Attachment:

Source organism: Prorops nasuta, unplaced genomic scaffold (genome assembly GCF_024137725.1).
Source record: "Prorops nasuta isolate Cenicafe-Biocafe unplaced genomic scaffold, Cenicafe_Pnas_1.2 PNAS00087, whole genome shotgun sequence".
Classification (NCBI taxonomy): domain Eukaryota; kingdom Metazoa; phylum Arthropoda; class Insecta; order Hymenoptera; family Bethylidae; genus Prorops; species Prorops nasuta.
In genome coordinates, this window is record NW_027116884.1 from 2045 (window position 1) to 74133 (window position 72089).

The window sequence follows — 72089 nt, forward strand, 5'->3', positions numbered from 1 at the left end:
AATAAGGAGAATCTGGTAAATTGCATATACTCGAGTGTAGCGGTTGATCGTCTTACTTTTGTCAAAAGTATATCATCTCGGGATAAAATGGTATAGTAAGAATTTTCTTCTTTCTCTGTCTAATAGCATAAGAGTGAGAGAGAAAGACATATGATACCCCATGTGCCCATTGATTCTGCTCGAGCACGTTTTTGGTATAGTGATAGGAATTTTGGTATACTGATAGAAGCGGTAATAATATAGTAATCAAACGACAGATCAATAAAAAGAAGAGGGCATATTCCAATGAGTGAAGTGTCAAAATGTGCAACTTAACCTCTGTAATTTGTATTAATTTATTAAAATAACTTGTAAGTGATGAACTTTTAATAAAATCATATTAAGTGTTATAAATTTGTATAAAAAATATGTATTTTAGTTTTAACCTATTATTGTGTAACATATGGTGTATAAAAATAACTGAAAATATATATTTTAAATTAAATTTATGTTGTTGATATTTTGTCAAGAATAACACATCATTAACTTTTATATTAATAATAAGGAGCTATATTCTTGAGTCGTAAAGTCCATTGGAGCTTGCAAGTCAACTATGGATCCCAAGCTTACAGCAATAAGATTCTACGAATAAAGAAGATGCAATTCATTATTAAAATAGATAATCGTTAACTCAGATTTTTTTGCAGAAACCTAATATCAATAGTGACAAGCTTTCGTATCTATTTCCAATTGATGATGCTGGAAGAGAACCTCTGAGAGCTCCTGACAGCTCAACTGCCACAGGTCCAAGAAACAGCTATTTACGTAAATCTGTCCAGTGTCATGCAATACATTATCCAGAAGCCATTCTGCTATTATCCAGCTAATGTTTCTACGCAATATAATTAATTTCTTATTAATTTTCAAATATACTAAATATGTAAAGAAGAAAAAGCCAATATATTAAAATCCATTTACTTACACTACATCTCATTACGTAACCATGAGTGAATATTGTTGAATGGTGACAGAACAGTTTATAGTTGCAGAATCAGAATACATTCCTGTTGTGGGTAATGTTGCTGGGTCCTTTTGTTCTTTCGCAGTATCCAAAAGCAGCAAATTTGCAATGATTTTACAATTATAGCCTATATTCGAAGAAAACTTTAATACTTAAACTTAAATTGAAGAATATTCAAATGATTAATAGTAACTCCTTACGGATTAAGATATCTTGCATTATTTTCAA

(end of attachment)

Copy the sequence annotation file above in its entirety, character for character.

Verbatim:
Source organism: Prorops nasuta, unplaced genomic scaffold (genome assembly GCF_024137725.1).
Source record: "Prorops nasuta isolate Cenicafe-Biocafe unplaced genomic scaffold, Cenicafe_Pnas_1.2 PNAS00087, whole genome shotgun sequence".
Classification (NCBI taxonomy): domain Eukaryota; kingdom Metazoa; phylum Arthropoda; class Insecta; order Hymenoptera; family Bethylidae; genus Prorops; species Prorops nasuta.
In genome coordinates, this window is record NW_027116884.1 from 2045 (window position 1) to 74133 (window position 72089).

The window sequence follows — 72089 nt, forward strand, 5'->3', positions numbered from 1 at the left end:
AATAAGGAGAATCTGGTAAATTGCATATACTCGAGTGTAGCGGTTGATCGTCTTACTTTTGTCAAAAGTATATCATCTCGGGATAAAATGGTATAGTAAGAATTTTCTTCTTTCTCTGTCTAATAGCATAAGAGTGAGAGAGAAAGACATATGATACCCCATGTGCCCATTGATTCTGCTCGAGCACGTTTTTGGTATAGTGATAGGAATTTTGGTATACTGATAGAAGCGGTAATAATATAGTAATCAAACGACAGATCAATAAAAAGAAGAGGGCATATTCCAATGAGTGAAGTGTCAAAATGTGCAACTTAACCTCTGTAATTTGTATTAATTTATTAAAATAACTTGTAAGTGATGAACTTTTAATAAAATCATATTAAGTGTTATAAATTTGTATAAAAAATATGTATTTTAGTTTTAACCTATTATTGTGTAACATATGGTGTATAAAAATAACTGAAAATATATATTTTAAATTAAATTTATGTTGTTGATATTTTGTCAAGAATAACACATCATTAACTTTTATATTAATAATAAGGAGCTATATTCTTGAGTCGTAAAGTCCATTGGAGCTTGCAAGTCAACTATGGATCCCAAGCTTACAGCAATAAGATTCTACGAATAAAGAAGATGCAATTCATTATTAAAATAGATAATCGTTAACTCAGATTTTTTTGCAGAAACCTAATATCAATAGTGACAAGCTTTCGTATCTATTTCCAATTGATGATGCTGGAAGAGAACCTCTGAGAGCTCCTGACAGCTCAACTGCCACAGGTCCAAGAAACAGCTATTTACGTAAATCTGTCCAGTGTCATGCAATACATTATCCAGAAGCCATTCTGCTATTATCCAGCTAATGTTTCTACGCAATATAATTAATTTCTTATTAATTTTCAAATATACTAAATATGTAAAGAAGAAAAAGCCAATATATTAAAATCCATTTACTTACACTACATCTCATTACGTAACCATGAGTGAATATTGTTGAATGGTGACAGAACAGTTTATAGTTGCAGAATCAGAATACATTCCTGTTGTGGGTAATGTTGCTGGGTCCTTTTGTTCTTTCGCAGTATCCAAAAGCAGCAAATTTGCAATGATTTTACAATTATAGCCTATATTCGAAGAAAACTTTAATACTTAAACTTAAATTGAAGAATATTCAAATGATTAATAGTAACTCCTTACGGATTAAGATATCTTGCATTATTTTCAA